Rhonéa brings French cooperatives back into fashion
Uniting 400 winegrowing families across four distinct appellations, Rhonéa is shifting the perspective on French cooperatives in the Rhone Valley by bringing premium brands and quality wines to market.
With 2,900 ha of vines in the southern Rhone Valley, among which 2,100 are in Crus and Côtes du Rhône Villages, Rhonéa is a major player in the area.
The winery’s 400 winegrowers span four appellations: Beaumes-de-Venise, Rasteau, Vacqueyras and Visan, and encompass the foothills of the Mont Ventoux to the most northern part of the Vaucluse department, nearing the Drôme Provençale.
Embracing the positives that a cooperative winery can offer, Rhonéa is working to shift the narrative which plagues companies like itself.
“In the past, and until the end of the 80s, wine cooperatives were seen as producing only big volumes of poor quality wines,” says Valérie Vincent, head of marketing and communication at Rhonéa.
A decade later and this narrative began to shift, along with the market. An explosion in demand and a shift towards less but better drinking led cooperatives to increase their premium output and find better ways of working.
But for cooperative wineries like Rhonéa, progress towards a more positive image can be slow.
“Inertia is certainly one of the main reasons that explain this long lasting image,” says Vincent. “Cooperatives can’t change as quickly as other operators because when you start something new in the vineyards, you have to wait before the change is effective.
“People usually say that it takes almost 10 years to fully transform a winery, both in the vines and in the cellars. When you consider the amount of winegrowers and hectares we have, it takes even longer to change everything.”
Rhonéa is working hard to change the cooperative image. “We try to show the work of our winegrowers, who are all small farmers of around 10ha, and explain that buying a wine from a cooperative is something that makes sense and corresponds to what consumers are searching for,” she says.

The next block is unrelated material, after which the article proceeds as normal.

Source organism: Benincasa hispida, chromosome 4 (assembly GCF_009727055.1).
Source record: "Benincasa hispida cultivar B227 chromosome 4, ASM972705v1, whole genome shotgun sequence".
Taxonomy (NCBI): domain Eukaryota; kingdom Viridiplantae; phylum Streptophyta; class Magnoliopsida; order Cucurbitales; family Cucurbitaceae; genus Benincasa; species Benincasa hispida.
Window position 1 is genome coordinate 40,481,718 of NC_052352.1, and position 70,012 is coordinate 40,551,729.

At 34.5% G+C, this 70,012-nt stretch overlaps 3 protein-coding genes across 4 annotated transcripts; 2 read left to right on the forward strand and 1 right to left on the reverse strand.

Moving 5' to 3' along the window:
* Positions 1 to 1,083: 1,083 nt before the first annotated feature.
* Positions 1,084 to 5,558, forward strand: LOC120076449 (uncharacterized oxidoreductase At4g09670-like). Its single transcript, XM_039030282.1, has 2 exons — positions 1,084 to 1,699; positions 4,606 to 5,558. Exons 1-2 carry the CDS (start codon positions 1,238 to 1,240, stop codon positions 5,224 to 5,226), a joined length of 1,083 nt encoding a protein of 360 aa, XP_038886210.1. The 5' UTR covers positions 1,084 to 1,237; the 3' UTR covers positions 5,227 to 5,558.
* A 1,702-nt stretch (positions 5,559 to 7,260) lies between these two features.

Rhonéa takes a two-pronged approach to premiumisation, both in the vineyards and in its sales efforts. The winery is committed to the development of connected tools to help winegrowers in their day-to-day jobs, with weather stations, water measuring materials and accompanying measures to convert to sustainable practices.
The winery also engages in organic farming, “working not against nature, but with it”, Vincent says. “When you respect the rhythm of nature and plants, nature always gives it back to you,” she says, noting that the implementation of biodynamic practices by some winegrowers has improved resistance to climate change in the vines.
Made up of many small producers, Rhonéa is still run like one “big estate”, with precise tools to manage its 2,900 hectares.
“We know our parcels and the maturity of our grapes depending on where they are located. This helps up in selecting the right grapes at the right time for the cuvée we want,” Vincent adds.
Beyond social media campaigns and events, Rhonéa allows the quality of its wines to highlight a cooperative’s potential. Parcel selection cuvées, made from small yields and with limited bottlings, highlight the cooperative’s ability to be as precise and as professional as a single estate in the knowledge of its vineyards.
“It is the exact opposite of the idea that cooperative wineries are putting all grapes in the same vat to produce huge quantities of wines,” Vincent says.
She points to Rhonéa’s production of Vintage Muscat de Beaumes de Venise as the perfect example of this: “Our Vintage Muscat shows our savoir-faire in winemaking: Muscat Petit Grain is a very fragile grape varieties, and the vinification and ageing of Muscat requires great ability.”
Rhonéa has been united since 2015 with the slogan ‘highlighting terroirs and uniting talented people’. As Vincent puts it: “This is a very good summary of what a cooperative winery does: being an expert from the vine to the table.”